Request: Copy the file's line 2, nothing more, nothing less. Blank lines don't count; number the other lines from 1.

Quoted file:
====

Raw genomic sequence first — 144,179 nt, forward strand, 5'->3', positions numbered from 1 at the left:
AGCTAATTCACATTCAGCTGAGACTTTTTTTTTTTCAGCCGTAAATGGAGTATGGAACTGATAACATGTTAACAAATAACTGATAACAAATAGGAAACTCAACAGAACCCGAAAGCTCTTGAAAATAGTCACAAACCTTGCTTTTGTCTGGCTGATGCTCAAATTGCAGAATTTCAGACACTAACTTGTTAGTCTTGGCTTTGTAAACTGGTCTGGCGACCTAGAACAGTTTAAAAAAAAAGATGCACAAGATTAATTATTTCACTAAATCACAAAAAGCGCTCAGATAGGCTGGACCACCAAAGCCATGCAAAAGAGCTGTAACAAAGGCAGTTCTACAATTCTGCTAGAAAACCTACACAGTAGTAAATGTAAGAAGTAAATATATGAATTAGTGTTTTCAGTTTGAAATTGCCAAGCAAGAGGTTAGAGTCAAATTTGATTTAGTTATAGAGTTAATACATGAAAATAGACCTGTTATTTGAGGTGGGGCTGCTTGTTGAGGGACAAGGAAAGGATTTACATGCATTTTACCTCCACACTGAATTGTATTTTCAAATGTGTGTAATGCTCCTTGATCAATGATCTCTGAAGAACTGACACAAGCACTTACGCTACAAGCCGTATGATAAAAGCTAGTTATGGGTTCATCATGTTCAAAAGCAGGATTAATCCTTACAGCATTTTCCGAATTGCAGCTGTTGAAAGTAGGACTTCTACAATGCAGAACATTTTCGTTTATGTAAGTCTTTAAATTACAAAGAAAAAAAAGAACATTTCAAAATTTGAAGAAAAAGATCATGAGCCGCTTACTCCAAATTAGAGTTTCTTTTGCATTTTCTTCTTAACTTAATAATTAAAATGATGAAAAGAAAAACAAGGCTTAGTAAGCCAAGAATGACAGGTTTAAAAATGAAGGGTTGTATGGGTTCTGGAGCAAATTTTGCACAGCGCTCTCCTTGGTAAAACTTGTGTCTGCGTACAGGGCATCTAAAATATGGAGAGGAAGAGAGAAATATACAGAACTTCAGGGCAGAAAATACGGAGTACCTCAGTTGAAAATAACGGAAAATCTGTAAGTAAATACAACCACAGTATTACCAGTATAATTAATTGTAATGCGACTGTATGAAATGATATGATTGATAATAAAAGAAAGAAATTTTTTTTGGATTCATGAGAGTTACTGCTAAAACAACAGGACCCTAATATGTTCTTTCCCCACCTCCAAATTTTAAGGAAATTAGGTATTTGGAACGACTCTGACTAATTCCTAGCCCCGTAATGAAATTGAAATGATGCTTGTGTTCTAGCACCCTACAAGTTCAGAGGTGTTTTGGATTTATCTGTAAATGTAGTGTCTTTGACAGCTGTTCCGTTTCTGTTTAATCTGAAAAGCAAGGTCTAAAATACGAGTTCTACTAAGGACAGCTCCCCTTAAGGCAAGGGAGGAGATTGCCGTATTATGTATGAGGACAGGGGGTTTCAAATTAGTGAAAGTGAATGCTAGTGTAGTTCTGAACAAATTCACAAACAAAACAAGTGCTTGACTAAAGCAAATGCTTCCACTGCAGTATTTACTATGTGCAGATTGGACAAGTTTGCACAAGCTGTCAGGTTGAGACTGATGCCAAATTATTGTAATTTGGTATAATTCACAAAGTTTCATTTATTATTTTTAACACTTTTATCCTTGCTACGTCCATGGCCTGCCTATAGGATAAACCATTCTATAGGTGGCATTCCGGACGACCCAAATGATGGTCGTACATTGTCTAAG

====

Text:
AGCTAATTCACATTCAGCTGAGACTTTTTTTTTTTCAGCCGTAAATGGAGTATGGAACTGATAACATGTTAACAAATAACTGATAACAAATAGGAAACTCAACAGAACCCGAAAGCTCTTGAAAATAGTCACAAACCTTGCTTTTGTCTGGCTGATGCTCAAATTGCAGAATTTCAGACACTAACTTGTTAGTCTTGGCTTTGTAAACTGGTCTGGCGACCTAGAACAGTTTAAAAAAAAAGATGCACAAGATTAATTATTTCACTAAATCACAAAAAGCGCTCAGATAGGCTGGACCACCAAAGCCATGCAAAAGAGCTGTAACAAAGGCAGTTCTACAATTCTGCTAGAAAACCTACACAGTAGTAAATGTAAGAAGTAAATATATGAATTAGTGTTTTCAGTTTGAAATTGCCAAGCAAGAGGTTAGAGTCAAATTTGATTTAGTTATAGAGTTAATACATGAAAATAGACCTGTTATTTGAGGTGGGGCTGCTTGTTGAGGGACAAGGAAAGGATTTACATGCATTTTACCTCCACACTGAATTGTATTTTCAAATGTGTGTAATGCTCCTTGATCAATGATCTCTGAAGAACTGACACAAGCACTTACGCTACAAGCCGTATGATAAAAGCTAGTTATGGGTTCATCATGTTCAAAAGCAGGATTAATCCTTACAGCATTTTCCGAATTGCAGCTGTTGAAAGTAGGACTTCTACAATGCAGAACATTTTCGTTTATGTAAGTCTTTAAATTACAAAGAAAAAAAAGAACATTTCAAAATTTGAAGAAAAAGATCATGAGCCGCTTACTCCAAATTAGAGTTTCTTTTGCATTTTCTTCTTAACTTAATAATTAAAATGATGAAAAGAAAAACAAGGCTTAGTAAGCCAAGAATGACAGGTTTAAAAATGAAGGGTTGTATGGGTTCTGGAGCAAATTTTGCACAGCGCTCTCCTTGGTAAAACTTGTGTCTGCGTACAGGGCATCTAAAATATGGAGAGGAAGAGAGAAATATACAGAACTTCAGGGCAGAAAATACGGAGTACCTCAGTTGAAAATAACGGAAAATCTGTAAGTAAATACAACCACAGTATTACCAGTATAATTAATTGTAATGCGACTGTATGAAATGATATGATTGATAATAAAAGAAAGAAATTTTTTTTGGATTCATGAGAGTTACTGCTAAAACAACAGGACCCTAATATGTTCTTTCCCCACCTCCAAATTTTAAGGAAATTAGGTATTTGGAACGACTCTGACTAATTCCTAGCCCCGTAATGAAATTGAAATGATGCTTGTGTTCTAGCACCCTACAAGTTCAGAGGTGTTTTGGATTTATCTGTAAATGTAGTGTCTTTGACAGCTGTTCCGTTTCTGTTTAATCTGAAAAGCAAGGTCTAAAATACGAGTTCTACTAAGGACAGCTCCCCTTAAGGCAAGGGAGGAGATTGCCGTATTATGTATGAGGACAGGGGGTTTCAAATTAGTGAAAGTGAATGCTAGTGTAGTTCTGAACAAATTCACAAACAAAACAAGTGCTTGACTAAAGCAAATGCTTCCACTGCAGTATTTACTATGTGCAGATTGGACAAGTTTGCACAAGCTGTCAGGTTGAGACTGATGCCAAATTATTGTAATTTGGTATAATTCACAAAGTTTCATTTATTATTTTTAACACTTTTATCCTTGCTACGTCCATGGCCTGCCTATAGGATAAACCATTCTATAGGTGGCATTCCGGACGACCCAAATGATGGTCGTACATTGTCTAAG